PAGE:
Jeff Goldblum

  1. Ray Sharkey, Love and Money, 1980.     “I wanted Harvey for the lead,” recalled director James Toback, about the star of his Fingers, 1977. “But I was told: No way. They would finance if I could get Ray Sharkey or Jeff Goldblum for the lead – but not Harvey Keitel! So I did it with Ray. And Ray was not up to to the part.
  2. Harold Ramis, Ghostbusters, 1983.    Who ya gonna call – at 555-2368…?  The paranormal was, said Dan Aykord, his family’s business. That and having stayed in a house haunted by Mama Cass Elliott inspired his dark, futuristic update of such 40s’ comedies as Bob Hope’s Ghost Breakers and the Bowery Boys as Ghost Chasers –  penned for John Belushi, Eddie Murphy and himself. Dan was actually writing a line for John when hearing about his shock death. (He said  Slimer was John‘s ghost). Murphy was busy (policing Beverly Hills!) as the script was totally respun and/or improvised. Frank Price, who famously turned down ET at Columbia, OKed the film after asking  Ivan  Reitman: How much? The director  weighed  the script in his hand. “Feels like a $25m movie to me.”  OK!  He rushed shooting for a summer  release  without every clearing the rights of the title! That belonged to Universal – and  guess who was the new boss there, agreeing to the title being used. None other than Frank Price!  (He’d been sacked by Columbia in mid-shoot and literally picked up by Universal… to thank him  for passing on ET?) When Jeff Goldblum, John Lithgow, Christopher Lloyd and Christopher Walken passed on Dr. Egon Spengler, Ramis (the chief re-writer) decided he’d best do it his way – without ever smiling!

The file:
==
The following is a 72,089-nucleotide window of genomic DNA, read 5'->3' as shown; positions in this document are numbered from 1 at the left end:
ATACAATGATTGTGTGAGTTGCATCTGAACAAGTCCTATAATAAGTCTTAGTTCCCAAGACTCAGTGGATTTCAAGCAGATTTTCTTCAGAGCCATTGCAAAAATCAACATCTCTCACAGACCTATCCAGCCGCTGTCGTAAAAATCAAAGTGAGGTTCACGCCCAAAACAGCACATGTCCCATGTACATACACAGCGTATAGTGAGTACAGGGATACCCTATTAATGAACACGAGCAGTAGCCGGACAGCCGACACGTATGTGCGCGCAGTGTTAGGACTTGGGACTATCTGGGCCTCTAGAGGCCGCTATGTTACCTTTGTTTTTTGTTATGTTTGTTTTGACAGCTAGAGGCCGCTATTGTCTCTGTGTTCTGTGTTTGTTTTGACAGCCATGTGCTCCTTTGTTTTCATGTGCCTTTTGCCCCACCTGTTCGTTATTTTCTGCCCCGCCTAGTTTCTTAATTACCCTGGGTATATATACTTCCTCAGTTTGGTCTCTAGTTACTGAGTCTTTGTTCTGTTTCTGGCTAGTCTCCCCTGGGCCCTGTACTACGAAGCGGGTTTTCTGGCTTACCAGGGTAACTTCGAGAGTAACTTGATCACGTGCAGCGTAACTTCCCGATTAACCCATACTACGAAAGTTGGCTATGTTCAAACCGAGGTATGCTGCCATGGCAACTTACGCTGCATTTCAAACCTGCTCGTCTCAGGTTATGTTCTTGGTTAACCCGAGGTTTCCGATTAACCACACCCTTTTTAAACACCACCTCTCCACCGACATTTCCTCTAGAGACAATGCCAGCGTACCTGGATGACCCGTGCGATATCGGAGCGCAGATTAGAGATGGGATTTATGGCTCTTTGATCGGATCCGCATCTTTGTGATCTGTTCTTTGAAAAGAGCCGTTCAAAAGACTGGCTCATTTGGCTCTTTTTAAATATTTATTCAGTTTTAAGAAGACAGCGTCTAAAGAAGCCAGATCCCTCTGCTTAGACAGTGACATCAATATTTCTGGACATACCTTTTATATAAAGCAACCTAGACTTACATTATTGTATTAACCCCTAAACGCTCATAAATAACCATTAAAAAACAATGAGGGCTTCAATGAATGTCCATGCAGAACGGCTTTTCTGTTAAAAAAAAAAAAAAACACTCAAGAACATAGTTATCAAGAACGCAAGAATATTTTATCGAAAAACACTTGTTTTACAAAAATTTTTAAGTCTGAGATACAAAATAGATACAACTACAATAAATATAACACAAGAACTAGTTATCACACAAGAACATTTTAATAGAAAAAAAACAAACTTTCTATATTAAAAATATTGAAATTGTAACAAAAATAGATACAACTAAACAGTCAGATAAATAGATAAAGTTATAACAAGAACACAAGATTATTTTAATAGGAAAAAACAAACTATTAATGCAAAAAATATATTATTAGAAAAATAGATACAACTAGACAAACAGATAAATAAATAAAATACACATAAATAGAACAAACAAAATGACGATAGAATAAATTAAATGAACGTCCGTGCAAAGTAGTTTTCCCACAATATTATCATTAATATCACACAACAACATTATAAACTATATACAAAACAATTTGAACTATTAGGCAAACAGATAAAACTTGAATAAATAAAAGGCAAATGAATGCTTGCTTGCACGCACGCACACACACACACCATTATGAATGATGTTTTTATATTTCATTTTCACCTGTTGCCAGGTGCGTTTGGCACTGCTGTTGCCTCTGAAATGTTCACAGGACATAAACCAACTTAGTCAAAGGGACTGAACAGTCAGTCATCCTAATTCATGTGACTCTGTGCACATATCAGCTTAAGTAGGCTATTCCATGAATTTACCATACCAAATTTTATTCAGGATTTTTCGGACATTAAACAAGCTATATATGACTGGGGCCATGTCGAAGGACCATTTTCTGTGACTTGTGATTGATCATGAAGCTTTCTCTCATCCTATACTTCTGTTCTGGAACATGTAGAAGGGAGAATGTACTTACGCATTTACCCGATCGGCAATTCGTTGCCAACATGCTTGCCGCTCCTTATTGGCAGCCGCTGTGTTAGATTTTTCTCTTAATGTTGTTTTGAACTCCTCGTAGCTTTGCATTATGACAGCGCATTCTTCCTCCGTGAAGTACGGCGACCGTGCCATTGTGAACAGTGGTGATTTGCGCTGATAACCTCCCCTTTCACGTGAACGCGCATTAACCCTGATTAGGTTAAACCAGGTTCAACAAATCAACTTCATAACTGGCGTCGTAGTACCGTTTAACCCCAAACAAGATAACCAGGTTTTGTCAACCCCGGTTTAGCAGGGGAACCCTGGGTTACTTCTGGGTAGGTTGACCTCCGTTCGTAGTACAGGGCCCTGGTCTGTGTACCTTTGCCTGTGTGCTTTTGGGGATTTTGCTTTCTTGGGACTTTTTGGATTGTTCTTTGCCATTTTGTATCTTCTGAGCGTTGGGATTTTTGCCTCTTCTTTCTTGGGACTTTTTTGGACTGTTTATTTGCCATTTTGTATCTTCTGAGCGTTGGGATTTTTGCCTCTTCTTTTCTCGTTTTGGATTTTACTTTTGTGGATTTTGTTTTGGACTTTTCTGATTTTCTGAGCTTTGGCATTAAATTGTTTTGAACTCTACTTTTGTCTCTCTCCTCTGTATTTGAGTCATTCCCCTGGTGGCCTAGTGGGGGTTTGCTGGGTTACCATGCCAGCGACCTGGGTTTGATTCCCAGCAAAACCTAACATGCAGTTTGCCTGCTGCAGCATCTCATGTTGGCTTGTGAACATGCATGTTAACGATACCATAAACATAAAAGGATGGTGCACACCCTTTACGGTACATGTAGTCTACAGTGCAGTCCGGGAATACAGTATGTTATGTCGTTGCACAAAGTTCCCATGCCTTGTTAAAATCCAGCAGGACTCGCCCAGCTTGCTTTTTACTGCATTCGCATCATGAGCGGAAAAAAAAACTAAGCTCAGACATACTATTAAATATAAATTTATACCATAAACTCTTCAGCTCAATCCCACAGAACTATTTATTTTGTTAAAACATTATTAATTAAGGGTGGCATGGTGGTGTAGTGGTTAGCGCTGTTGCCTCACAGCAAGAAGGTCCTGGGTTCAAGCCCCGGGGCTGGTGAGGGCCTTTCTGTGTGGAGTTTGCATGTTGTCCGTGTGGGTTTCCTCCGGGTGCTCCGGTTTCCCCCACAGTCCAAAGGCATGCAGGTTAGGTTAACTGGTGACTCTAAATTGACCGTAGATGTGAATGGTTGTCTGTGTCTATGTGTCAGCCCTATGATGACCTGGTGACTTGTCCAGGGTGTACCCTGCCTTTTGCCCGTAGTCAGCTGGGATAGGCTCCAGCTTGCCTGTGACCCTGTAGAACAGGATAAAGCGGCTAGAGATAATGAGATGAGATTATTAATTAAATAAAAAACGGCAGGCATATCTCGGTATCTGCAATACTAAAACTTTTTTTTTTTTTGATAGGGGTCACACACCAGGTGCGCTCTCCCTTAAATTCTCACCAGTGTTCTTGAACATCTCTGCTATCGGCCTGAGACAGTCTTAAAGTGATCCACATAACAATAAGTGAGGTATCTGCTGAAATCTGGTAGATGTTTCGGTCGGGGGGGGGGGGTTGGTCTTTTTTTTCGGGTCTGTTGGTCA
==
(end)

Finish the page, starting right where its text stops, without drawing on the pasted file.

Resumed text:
3. Nick Mancuso, Heartbreakers, 1984.   Peter Coyote and Jeff looked more like brothers than friends. Enter: Mancuso.
  4. Christopher Lloyd, Back To The Future, 1985. On director Robert Zemeckis’ short list for Doc Brown, alongside John Lithgow, Dudley Moore, James Woods. (Ex-President Ronald Reagan was shortlisted for a bit in one of the sequels!)
  5. Mel Gibson, Lethal Weapon, 1986.      In all, 39 possibilities for the off-kilter, ’Nam vet cop Martin Riggs – not as mentally-deranged as in early drafts (he used a rocket launcher on one guy!) Some ideas were inevitable: Alec Baldwin, Michael Biehn (shooting Aliens), Jeff Bridges, Michael Douglas, Harrison Ford, Richard Gere, Al Pacino, Sean Penn, William Petersen, Dennis Quaid, Christopher Reeve, Kurt Russell, Charlie Sheen, Sylvester Stallone, John Travolta, Bruce Willis. Some were inspired: , Bryan Brown, Nicolas Cage, Willem Dafoe, Jeff Goldblum (he inherited Gibson’s role in The Fly), William Hurt (too dark for Warner Bros), Michael Keaton, Michael Madsen, Liam Neeson, Eric Roberts. Some were insipid: Jim Belushi, Pierce Brosnan, Kevin Costner, Kevin Kline, Stephen Lang, Michael Nouri (he joined another cop duo in The Hidden), Patrick Swayze. Plus TV cops  Don Johnson, Tom Selleck… three foreign LA cops: Austrian Arnold Schwarzenegger, Dutch Rutger Hauer and French Christophe(r) Lambert. And the inevitable (Aussie) outsider Richard Norton.